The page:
Counselling best way to prevent suicides: official

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For people’s welfare: District Health and Family Welfare Officer Ramachandra Bairy (second from left) inaugurating the workshop on suicide prevention in Udupi on Thursday.
For people’s welfare: District Health and Family Welfare Officer Ramachandra Bairy (second from left) inaugurating the workshop on suicide prevention in Udupi on Thursday.

Staff Correspondent

Function to mark World Suicide Prevention Day held in Udupi

Social, cultural factors responsible for high suicide rate

Over 1.22 lakh persons committed suicide in India in 2007

Udupi: District Health and Family Welfare Officer Ramachandra Bairy said on Thursday that counselling was one of the best methods to prevent suicide.

He was speaking after inaugurating a workshop on suicide prevention to mark World Suicide Prevention Day, here. The workshop was jointly organised by the Department of Health and Family Welfare, National Rural Health Mission (NRHM), District Government Hospital and other organisations.

Dr. Bairy said that in the Human Development Index Report prepared in 2007, of every one lakh population in the district, 27 persons committed suicide. But this report was prepared based on the figures provided by the Police Department. The actual figures were likely to be higher than this owing to under-reporting of suicide cases. Social, cultural and other factors were responsible for a high suicide rate in Udupi and Dakshina Kannada districts, which were comparable to that of Kerala, he said.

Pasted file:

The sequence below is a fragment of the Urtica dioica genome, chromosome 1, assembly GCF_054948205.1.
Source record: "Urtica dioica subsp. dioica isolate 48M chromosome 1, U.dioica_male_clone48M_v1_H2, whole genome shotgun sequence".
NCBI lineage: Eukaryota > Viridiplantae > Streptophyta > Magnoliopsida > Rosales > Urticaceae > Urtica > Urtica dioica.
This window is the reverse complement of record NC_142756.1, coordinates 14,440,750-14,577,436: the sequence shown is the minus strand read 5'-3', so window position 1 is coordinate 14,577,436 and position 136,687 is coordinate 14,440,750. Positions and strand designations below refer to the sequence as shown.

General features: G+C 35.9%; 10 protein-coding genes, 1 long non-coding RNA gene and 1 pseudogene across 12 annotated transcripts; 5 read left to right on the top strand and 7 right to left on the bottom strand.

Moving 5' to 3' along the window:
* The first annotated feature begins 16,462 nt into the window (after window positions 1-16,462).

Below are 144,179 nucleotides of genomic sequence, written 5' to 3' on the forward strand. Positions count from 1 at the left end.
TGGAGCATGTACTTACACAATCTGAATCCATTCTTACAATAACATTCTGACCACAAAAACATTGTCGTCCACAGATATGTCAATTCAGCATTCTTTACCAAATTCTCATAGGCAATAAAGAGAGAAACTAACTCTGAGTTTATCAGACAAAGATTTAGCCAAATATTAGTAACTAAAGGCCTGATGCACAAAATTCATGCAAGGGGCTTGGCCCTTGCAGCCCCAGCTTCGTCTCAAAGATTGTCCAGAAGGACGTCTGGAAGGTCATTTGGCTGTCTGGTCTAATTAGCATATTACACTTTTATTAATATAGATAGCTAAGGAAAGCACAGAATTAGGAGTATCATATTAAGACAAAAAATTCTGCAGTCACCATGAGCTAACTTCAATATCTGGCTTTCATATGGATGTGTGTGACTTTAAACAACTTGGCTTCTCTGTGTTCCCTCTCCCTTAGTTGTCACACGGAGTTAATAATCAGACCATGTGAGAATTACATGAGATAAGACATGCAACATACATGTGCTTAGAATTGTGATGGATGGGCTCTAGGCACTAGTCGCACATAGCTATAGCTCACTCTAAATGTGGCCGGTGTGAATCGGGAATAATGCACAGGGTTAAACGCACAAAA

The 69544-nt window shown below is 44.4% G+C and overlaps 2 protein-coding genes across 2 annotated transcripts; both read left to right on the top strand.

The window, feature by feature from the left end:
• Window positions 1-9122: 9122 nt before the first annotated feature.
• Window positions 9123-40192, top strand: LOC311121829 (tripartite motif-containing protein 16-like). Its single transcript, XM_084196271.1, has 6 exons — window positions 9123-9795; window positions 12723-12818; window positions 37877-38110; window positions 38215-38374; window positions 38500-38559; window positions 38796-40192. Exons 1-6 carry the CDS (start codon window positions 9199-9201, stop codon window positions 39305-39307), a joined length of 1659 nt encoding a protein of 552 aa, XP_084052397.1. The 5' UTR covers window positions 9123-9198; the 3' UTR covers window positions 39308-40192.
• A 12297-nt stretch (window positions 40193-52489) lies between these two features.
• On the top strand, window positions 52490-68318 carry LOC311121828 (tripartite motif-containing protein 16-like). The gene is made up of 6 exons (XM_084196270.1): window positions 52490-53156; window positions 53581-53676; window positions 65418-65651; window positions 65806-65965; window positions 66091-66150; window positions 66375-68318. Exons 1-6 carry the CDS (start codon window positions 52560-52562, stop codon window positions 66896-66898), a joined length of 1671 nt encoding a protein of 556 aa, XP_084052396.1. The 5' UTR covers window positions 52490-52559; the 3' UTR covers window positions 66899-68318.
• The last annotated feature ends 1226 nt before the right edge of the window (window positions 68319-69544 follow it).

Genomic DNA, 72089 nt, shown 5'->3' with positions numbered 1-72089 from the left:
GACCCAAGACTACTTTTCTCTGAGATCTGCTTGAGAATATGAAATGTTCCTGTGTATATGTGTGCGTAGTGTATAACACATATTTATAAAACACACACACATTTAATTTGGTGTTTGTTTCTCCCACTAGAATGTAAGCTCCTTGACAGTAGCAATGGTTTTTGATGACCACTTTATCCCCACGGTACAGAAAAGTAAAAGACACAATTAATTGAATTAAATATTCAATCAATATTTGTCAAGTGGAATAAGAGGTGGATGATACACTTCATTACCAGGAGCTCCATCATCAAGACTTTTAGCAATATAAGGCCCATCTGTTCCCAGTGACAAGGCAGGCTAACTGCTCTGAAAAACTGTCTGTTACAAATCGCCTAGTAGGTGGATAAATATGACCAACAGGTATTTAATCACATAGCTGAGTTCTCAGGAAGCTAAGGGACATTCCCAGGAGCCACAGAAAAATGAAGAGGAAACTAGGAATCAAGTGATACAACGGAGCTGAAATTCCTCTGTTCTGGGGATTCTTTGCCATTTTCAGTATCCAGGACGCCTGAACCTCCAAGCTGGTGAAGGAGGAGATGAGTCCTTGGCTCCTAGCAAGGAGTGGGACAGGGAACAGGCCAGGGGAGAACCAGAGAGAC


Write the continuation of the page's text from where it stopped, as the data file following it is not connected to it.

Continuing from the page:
Udupi was one of the 13 districts selected by the Union Government to launch an awareness campaign regarding mental health. So far, the Government had given importance to prevention of contagious diseases, but it had now shifted its focus to non-contagious ailments such as diabetes, mental health and others, Dr. Bairy said.

Presiding over the inaugural function, psychiatrist P.V. Bhandary said that there were many myths about suicide. A commonly held misconception was that a person who constantly threatened or spoke about committing suicide would not commit it. Alcoholism, epilepsy, depression and schizophrenia were among the factors, which led to suicide. Some of those infected with HIV had suicidal tendencies, he said.

Tracing a mental disorder was key to providing treatment to it. Junior health workers in Udupi district were playing a vital role in referring a large number of patients with mental problems to psychiatrists. The primary health centres too were giving importance to tackling mental health problems, Dr. Bhandary said.

In his welcome address, psychiatrist Virupaksha Devaramane said that over 1.22 lakh persons had committed suicide in the country in 2007. The highest incidence of suicide was in the age-group of 14 to 20 years. The International Association of Suicide Prevention (IASP) and the World Health Organisation (WHO) observed September 10 as World Suicide Prevention Day. The theme of this year’s World Suicide Prevention Day was: Suicide Prevention in different cultures, he said.

Chief Trustee of IMA Charitable Trust V.L. Nayak and District Planning Officer of NRHM Nagabhushan Udupa were present.




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